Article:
The case is also intriguing, as it is not the only recent matter in which one DTC company has accused another of ripping off the look and feel of its website. You may recall that in a short-lived trademark and copyright case that Daily Harvest filed against Revive in April 2020, the mighty and heavily funded DTC player accused its fellow frozen food company of scheming to “free-ride [on its] coattails” by adopting “an identical and confusingly similar website design, content, product packaging, [and] images” as it sought to expand its reach from its native Canada into the U.S. market.

Just like in the Daily Harvest case, which settled less than a year after it was filed, if 1-800 Contacts’ history is any indication, this case will settle out of court, too. Nonetheless, both cases are striking, as they drive home the point that many companies’ most valuable components are not necessarily the products, themselves, but branding-specific assets, including “distinctive” e-commerce sites that they use to sell those products.  

As I noted in connection with the Daily Harvest case, this emphasis on branding is, of course, not new to or exclusive to DTC players, and in the DTC space, the products, themselves, certainly are not irrelevant. At the same time, though, it is difficult to ignore the fact that one of the key distinguishing factors for many of these DTC companies is not necessarily earth-shattering, impossible-to-get-elsewhere products, but the branding – and marketing – and related elements at play. This has likely been made only more important in the wake of the COVID-19 pandemic and the spike on e-commerce sales, which is expected to endure not only generally (as consumers have become significantly more comfortable purchasing anything and almost everything online), but also in light of the spread of new variants, which are swiftly diminishing consumer confidence in frequenting brick-and-mortar stores when they could achieve the same result online.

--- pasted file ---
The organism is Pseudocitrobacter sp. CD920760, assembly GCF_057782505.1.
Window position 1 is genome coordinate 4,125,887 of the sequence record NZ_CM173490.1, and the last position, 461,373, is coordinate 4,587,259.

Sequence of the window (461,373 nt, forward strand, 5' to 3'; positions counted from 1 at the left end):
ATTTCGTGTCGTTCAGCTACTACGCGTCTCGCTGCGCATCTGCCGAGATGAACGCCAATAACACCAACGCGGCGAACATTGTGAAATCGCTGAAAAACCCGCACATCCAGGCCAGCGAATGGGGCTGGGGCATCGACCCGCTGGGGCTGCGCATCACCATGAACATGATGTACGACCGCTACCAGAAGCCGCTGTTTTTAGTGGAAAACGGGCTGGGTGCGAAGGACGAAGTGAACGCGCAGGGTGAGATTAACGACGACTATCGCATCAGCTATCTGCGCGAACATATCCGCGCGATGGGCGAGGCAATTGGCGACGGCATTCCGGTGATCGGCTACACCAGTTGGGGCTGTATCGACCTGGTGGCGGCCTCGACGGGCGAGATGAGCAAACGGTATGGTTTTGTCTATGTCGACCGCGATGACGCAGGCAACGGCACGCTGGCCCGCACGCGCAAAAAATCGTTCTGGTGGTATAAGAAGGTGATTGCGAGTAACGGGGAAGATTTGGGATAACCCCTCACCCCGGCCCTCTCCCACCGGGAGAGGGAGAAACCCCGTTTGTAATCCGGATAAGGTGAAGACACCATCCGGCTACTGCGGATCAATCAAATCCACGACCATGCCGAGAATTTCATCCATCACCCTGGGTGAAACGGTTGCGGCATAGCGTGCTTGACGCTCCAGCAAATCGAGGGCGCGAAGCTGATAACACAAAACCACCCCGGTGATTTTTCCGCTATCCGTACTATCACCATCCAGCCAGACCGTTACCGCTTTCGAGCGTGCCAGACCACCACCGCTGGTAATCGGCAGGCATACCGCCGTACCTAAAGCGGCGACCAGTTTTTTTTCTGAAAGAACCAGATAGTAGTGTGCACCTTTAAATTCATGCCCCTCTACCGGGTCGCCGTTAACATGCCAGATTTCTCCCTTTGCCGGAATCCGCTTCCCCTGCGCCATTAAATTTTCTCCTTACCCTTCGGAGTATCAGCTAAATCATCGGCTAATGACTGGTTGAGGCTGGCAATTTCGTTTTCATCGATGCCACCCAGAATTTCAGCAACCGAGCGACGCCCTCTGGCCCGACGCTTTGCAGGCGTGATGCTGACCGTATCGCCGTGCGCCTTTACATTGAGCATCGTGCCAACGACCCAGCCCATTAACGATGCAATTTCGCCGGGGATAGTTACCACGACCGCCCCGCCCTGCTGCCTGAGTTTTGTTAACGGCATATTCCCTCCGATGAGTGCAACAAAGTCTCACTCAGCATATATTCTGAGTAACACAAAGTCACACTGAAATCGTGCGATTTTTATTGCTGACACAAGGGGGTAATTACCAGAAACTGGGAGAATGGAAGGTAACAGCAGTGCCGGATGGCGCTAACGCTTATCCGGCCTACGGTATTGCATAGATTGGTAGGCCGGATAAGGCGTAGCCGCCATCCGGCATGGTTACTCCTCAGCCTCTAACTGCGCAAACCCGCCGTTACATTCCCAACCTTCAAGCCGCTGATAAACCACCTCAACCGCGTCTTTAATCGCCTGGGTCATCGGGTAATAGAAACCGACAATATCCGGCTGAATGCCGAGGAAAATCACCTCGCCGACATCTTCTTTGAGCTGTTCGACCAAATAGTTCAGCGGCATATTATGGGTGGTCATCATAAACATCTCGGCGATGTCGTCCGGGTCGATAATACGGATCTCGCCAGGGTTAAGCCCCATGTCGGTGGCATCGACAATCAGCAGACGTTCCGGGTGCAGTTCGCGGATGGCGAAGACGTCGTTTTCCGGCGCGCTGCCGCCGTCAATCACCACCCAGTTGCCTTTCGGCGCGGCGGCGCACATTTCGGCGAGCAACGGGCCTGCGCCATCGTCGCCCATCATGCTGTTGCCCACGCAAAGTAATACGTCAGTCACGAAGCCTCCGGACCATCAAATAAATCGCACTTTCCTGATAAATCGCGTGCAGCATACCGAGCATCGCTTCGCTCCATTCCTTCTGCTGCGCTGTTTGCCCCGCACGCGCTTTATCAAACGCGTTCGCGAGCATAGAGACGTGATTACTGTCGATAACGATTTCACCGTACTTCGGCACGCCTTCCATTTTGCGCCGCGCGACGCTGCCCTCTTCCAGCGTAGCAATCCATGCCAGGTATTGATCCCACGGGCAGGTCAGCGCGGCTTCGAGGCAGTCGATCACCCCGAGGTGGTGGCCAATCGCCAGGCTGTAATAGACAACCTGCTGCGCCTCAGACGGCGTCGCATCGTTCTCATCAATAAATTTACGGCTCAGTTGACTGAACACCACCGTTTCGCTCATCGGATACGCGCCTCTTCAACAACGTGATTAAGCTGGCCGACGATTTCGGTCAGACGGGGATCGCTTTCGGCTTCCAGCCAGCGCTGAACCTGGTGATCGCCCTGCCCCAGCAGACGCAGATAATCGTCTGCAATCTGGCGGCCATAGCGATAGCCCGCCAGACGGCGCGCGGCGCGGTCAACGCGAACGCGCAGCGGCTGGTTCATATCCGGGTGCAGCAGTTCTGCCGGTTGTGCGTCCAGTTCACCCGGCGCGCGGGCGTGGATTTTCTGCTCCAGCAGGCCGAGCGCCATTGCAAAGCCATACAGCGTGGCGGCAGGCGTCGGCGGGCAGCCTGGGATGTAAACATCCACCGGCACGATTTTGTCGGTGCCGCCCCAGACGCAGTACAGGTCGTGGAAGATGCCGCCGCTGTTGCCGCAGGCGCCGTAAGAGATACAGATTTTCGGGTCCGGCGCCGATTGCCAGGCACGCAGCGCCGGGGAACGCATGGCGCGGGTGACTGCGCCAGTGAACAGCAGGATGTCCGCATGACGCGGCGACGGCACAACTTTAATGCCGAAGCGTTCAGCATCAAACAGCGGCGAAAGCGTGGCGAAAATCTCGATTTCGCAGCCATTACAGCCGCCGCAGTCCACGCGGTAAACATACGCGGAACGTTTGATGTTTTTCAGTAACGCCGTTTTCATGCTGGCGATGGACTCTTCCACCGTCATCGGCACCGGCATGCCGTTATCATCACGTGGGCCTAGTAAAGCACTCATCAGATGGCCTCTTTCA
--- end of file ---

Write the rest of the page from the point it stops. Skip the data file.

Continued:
A rep for Warby Parker was not immediately available for comment. 

The case is 1-800 Contacts, Inc. v. Jand, Inc. d/b/a Warby Parker, 1:21-cv-06966 (SDNY).